Being told that I’m an inspiration is an inspiration. It means someone hears me. I’m infinitely grateful. It’s a validation and a reward. We all need that, at least sometimes. It keeps us going when so often if feels like we are shouting into an empty space.
All of you in my blogging community inspire me. I read your stories. Your pictures make me think about new ways to capture my world. I marvel at the complex lives we’ve lives, the obstacles we overcome, the problems we deal with every day, how strong we are and how amazing it is that we find reasons to rejoice despite hard times and harder choices.
The rules of this award are:
- Display the award logo on your blog
- Link back to the person who nominated you.
- Tell us at least seven things about yourself that you would like to share.
- Nominate other bloggers for this award and link to them. I am not going to set a specific number. I know how difficult it can be to keep coming up with dozens of new nominees and rather than burden you all with the requirement to find in a single batch quite so many bloggers to whom you have not already passed on a variety of awards, I will suggest that as you find worthy blogs that you would like to honor, that you pass the honor to them and allow them to also pass the honor along as they find honor worthy recipients.
- Notify your chosen bloggers of their nomination and the award’s requirements.
Seven things about myself are:
- I am a born researcher. If something catches my interest, I will keep digging at it until I feel I’ve learned everything I can about it, whether it’s breeds of dogs, building tepees, or medieval history.
- My hair started to turn gray when I was 20 and was almost completely great by the time I was 30.
- I’ve always had a lot of dogs, cats, ferrets, parrots and occasionally even stranger critters in my world, but love them though I do, I never got to own a horse.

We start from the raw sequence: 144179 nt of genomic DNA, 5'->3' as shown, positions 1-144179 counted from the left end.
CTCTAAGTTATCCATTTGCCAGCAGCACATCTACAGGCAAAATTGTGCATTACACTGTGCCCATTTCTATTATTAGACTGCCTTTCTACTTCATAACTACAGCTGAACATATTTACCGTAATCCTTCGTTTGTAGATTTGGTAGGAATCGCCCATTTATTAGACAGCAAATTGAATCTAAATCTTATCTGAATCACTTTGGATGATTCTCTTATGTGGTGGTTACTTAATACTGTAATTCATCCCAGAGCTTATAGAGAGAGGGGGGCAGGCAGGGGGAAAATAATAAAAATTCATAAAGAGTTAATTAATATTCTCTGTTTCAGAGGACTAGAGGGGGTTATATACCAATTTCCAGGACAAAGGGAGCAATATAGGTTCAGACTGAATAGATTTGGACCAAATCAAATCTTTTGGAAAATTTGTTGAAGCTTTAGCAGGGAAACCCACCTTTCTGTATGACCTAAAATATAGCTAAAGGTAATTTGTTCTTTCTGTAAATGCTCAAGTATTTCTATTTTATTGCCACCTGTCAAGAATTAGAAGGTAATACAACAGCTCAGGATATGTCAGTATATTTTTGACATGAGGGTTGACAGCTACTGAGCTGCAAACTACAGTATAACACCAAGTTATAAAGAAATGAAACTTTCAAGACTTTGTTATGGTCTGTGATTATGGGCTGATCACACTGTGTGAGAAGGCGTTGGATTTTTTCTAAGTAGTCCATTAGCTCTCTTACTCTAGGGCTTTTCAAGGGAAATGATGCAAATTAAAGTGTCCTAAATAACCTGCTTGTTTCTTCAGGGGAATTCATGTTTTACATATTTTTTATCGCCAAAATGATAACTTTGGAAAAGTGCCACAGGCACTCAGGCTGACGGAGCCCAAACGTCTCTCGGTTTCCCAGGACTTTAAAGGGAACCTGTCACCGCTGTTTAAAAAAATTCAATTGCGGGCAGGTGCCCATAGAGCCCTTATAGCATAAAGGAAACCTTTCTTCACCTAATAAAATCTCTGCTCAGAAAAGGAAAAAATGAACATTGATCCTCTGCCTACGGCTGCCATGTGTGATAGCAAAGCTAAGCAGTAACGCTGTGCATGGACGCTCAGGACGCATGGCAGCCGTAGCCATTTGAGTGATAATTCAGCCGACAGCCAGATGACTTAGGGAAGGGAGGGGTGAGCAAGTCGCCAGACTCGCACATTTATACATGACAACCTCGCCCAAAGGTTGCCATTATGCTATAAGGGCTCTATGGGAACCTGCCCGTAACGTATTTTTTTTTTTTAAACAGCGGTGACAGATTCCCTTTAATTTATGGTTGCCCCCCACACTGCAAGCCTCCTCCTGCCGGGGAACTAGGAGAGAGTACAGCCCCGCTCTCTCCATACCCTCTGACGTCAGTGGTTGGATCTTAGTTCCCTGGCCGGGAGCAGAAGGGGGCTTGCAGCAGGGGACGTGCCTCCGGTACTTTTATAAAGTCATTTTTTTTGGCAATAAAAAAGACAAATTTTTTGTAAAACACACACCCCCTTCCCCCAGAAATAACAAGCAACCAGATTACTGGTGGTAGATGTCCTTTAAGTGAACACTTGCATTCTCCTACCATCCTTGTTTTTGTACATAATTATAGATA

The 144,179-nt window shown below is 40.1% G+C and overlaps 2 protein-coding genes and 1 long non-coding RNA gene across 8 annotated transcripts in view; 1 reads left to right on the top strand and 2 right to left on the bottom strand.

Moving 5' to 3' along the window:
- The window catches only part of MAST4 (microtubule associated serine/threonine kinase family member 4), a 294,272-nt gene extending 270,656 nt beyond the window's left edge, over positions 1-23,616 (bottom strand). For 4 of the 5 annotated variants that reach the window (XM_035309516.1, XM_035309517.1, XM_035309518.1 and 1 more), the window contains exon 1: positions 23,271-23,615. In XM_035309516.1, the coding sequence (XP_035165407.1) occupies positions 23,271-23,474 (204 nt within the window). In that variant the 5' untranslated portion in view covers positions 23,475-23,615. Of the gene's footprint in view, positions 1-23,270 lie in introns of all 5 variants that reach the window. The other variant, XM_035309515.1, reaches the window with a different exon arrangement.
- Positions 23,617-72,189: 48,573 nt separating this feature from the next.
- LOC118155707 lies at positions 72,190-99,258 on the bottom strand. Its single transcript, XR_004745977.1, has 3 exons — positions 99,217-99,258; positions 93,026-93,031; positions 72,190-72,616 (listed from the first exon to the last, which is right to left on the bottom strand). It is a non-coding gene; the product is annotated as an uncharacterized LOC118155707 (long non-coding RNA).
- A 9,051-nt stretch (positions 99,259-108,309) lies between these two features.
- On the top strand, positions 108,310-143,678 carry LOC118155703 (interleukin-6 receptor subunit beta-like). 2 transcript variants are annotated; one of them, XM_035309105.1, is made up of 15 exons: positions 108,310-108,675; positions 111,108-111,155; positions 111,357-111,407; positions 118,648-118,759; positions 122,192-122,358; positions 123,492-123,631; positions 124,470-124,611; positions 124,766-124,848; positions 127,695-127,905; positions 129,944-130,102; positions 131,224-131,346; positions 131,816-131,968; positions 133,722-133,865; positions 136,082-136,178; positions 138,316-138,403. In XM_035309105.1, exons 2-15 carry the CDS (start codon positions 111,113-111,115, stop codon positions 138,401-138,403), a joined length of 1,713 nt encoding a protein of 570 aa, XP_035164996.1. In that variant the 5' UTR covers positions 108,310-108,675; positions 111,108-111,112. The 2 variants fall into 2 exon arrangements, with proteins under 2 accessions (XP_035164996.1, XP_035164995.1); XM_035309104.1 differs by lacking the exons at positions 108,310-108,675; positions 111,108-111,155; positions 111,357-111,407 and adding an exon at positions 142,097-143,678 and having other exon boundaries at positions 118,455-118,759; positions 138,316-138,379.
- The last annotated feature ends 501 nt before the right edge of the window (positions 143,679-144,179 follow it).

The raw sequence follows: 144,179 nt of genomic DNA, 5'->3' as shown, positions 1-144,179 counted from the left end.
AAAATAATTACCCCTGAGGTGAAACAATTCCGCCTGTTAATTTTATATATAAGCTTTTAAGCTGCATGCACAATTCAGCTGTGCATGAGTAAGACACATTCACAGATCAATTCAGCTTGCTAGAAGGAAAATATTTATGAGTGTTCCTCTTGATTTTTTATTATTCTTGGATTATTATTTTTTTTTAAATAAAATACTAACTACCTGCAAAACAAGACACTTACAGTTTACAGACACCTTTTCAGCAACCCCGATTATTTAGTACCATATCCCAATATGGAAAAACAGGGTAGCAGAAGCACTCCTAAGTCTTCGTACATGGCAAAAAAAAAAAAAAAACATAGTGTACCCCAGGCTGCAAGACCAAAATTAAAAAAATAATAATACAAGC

- I have a “thing” for masked men and had a massive crush on Zorro when I was a teenage girl.
- When I gave up on Zorro, I fell even more passionately in love with Marlon Brando.
- My first car was a 1977 Ford Pinto in British Racing Green. I thought it was very hot.
- I used to be able to recite the entire family tree of the British Royal Family from Willy the Conqueror to Queen Liz II. I thought it was quite an achievement, but no one was impressed but me.
My nominees (the envelope please):
I know a couple of you are repeat awardees. It is not my fault that I like your stuff. If you would stop inspiring me, writing so well that I feel obliged to improve my work, making me think, laugh, and want to take better pictures, I’d stop giving you awards.
For my friends to whom I’ve already give several awards (you know who you are!) and who live in fear of getting another, well, you will be hearing from me. Don’t think I’ve forgotten you. Just because I skipped you this time doesn’t mean I’m not gonna getcha on the next wave! I’ve got a lot of awards to pass along, so you all know who you are. Start collecting nominees … you will need them!